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August 5, 2010

Home Inspections: To Skip or Not to Skip

Yes, that is the question when you’re a home buyer who’s newly in contract on a property. And the answer usually is: “Have your inspection.”

With few exceptions in San Francisco, I think it’s always a good idea to spend the $500-$600 on a general contractor inspection conducted by a reputable, local inspection company. Even if an inspector doesn’t find any alarming new discoveries, it’s always beneficial to walk through the property with a professional who’s seen hundreds of houses. Checking out the major systems and roof, as well as components such as the furnace is key to your understanding of the overall condition—and how much you may have to spend in the near future to maintain the home.

Inspectors are not structural engineers or termite/dry rot experts. They’ll let you know if they see any red flags where these items are concerned (for example, large foundation cracks or obvious dry rot). And if they see anything that looks like it warrants further investigation from the appropriate professional, they’ll say so.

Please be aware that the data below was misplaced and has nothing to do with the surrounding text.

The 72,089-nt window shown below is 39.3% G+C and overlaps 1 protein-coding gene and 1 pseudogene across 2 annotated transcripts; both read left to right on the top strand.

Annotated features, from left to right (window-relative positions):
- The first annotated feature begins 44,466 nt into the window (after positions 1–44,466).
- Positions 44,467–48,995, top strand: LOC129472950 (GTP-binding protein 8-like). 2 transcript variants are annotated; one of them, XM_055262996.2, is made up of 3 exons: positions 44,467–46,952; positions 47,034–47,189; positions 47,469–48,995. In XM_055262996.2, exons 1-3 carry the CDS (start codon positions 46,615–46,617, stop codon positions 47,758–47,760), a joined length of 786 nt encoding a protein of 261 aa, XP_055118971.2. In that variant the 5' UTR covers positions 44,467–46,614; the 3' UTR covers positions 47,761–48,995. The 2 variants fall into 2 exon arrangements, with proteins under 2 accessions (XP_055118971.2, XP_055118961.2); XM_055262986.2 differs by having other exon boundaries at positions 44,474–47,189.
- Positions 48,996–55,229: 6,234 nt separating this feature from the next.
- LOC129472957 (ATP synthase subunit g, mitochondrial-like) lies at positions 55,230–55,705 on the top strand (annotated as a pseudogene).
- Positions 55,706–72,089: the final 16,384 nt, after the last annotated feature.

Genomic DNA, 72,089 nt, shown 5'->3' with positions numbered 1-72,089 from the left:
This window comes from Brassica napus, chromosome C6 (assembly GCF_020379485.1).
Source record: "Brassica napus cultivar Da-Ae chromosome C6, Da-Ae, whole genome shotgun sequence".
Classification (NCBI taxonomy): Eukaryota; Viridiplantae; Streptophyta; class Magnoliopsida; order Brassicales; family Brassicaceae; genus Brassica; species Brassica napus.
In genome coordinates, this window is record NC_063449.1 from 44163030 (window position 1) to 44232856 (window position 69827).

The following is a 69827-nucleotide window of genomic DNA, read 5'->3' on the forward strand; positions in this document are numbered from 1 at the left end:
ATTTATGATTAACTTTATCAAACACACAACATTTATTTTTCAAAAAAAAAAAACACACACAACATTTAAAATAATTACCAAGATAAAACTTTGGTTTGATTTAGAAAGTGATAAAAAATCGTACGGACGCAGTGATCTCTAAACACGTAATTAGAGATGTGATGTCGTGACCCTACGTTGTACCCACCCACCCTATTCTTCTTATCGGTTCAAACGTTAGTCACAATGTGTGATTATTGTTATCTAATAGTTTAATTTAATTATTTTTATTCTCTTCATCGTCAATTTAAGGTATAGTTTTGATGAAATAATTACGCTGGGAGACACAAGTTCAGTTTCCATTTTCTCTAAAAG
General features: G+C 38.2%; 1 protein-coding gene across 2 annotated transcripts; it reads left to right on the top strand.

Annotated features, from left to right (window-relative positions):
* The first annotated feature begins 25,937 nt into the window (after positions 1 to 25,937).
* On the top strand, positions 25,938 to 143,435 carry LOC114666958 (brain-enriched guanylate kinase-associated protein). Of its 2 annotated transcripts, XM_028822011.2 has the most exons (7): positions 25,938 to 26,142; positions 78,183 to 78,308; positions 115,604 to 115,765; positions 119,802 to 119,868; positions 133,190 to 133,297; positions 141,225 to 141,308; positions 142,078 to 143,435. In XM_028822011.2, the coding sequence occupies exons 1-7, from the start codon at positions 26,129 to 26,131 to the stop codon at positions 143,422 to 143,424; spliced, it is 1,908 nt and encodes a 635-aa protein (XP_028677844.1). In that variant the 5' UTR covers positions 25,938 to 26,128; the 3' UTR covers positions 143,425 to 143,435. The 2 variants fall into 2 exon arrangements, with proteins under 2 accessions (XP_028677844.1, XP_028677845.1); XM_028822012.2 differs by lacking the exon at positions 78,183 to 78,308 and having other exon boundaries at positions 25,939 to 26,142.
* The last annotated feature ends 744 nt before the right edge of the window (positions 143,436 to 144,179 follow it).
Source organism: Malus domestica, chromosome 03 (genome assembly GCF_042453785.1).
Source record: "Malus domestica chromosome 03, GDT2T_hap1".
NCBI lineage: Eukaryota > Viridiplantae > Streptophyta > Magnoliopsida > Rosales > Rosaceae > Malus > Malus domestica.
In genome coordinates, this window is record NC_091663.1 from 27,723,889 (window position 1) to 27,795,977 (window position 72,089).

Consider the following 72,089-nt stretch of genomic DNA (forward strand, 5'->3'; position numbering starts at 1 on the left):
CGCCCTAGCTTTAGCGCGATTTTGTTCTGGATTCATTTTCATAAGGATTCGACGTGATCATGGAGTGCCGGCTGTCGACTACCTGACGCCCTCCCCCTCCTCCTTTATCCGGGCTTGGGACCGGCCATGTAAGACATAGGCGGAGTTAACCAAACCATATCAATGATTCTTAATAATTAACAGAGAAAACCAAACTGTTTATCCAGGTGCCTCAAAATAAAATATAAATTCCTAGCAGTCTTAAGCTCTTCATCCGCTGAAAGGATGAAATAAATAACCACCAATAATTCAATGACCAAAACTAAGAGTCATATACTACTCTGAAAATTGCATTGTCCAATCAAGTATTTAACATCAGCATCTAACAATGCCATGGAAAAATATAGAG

Many times, sellers will have a recent termite report on file, which is great to reference during your general contractor home inspection. And if there’s a particular issue on which you’d like a second opinion, it doesn’t hurt to pay the few hundred dollars in order to have your own termite inspection.

Inspections in condo buildings are limited to the unit itself, as well as the common areas. But if there is anything that was not done with permits within a unit (say, a kitchen or bath remodel), it’s a good idea to have an inspector see what’s under the sink or in the electrical panel to at least get a sense for any obvious issues.

When you get your written inspection report, you’ll notice that there are no dollar amounts next to any findings. (There are usually estimated repair costs in a termite inspection, however.) A home inspector can generally give you an idea of ballpark figures for, say, correcting a drainage issue or replacing a furnace. But if you are concerned about cost (and who isn’t?), it’s always a good idea to bring in the property corresponding professional so you can get a grip on upcoming costs.

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